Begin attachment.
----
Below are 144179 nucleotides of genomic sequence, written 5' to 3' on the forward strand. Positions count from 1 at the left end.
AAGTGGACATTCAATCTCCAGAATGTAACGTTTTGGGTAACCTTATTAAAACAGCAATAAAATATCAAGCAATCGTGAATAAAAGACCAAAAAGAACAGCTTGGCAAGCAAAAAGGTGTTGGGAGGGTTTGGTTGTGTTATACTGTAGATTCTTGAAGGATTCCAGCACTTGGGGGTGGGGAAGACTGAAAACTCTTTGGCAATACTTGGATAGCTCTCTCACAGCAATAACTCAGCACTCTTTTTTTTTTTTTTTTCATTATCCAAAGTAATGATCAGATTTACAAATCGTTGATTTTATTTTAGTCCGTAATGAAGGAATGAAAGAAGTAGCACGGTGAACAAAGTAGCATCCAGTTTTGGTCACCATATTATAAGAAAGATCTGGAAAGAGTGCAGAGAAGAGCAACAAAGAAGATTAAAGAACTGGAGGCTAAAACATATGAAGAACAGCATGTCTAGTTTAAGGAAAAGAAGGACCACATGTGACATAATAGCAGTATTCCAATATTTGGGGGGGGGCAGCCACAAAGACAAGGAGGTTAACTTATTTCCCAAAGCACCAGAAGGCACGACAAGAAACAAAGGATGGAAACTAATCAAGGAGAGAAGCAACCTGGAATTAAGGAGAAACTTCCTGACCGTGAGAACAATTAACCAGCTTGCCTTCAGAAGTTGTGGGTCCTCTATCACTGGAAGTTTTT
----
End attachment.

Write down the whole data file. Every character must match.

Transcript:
Below are 144179 nucleotides of genomic sequence, written 5' to 3' on the forward strand. Positions count from 1 at the left end.
AAGTGGACATTCAATCTCCAGAATGTAACGTTTTGGGTAACCTTATTAAAACAGCAATAAAATATCAAGCAATCGTGAATAAAAGACCAAAAAGAACAGCTTGGCAAGCAAAAAGGTGTTGGGAGGGTTTGGTTGTGTTATACTGTAGATTCTTGAAGGATTCCAGCACTTGGGGGTGGGGAAGACTGAAAACTCTTTGGCAATACTTGGATAGCTCTCTCACAGCAATAACTCAGCACTCTTTTTTTTTTTTTTTTCATTATCCAAAGTAATGATCAGATTTACAAATCGTTGATTTTATTTTAGTCCGTAATGAAGGAATGAAAGAAGTAGCACGGTGAACAAAGTAGCATCCAGTTTTGGTCACCATATTATAAGAAAGATCTGGAAAGAGTGCAGAGAAGAGCAACAAAGAAGATTAAAGAACTGGAGGCTAAAACATATGAAGAACAGCATGTCTAGTTTAAGGAAAAGAAGGACCACATGTGACATAATAGCAGTATTCCAATATTTGGGGGGGGGCAGCCACAAAGACAAGGAGGTTAACTTATTTCCCAAAGCACCAGAAGGCACGACAAGAAACAAAGGATGGAAACTAATCAAGGAGAGAAGCAACCTGGAATTAAGGAGAAACTTCCTGACCGTGAGAACAATTAACCAGCTTGCCTTCAGAAGTTGTGGGTCCTCTATCACTGGAAGTTTTT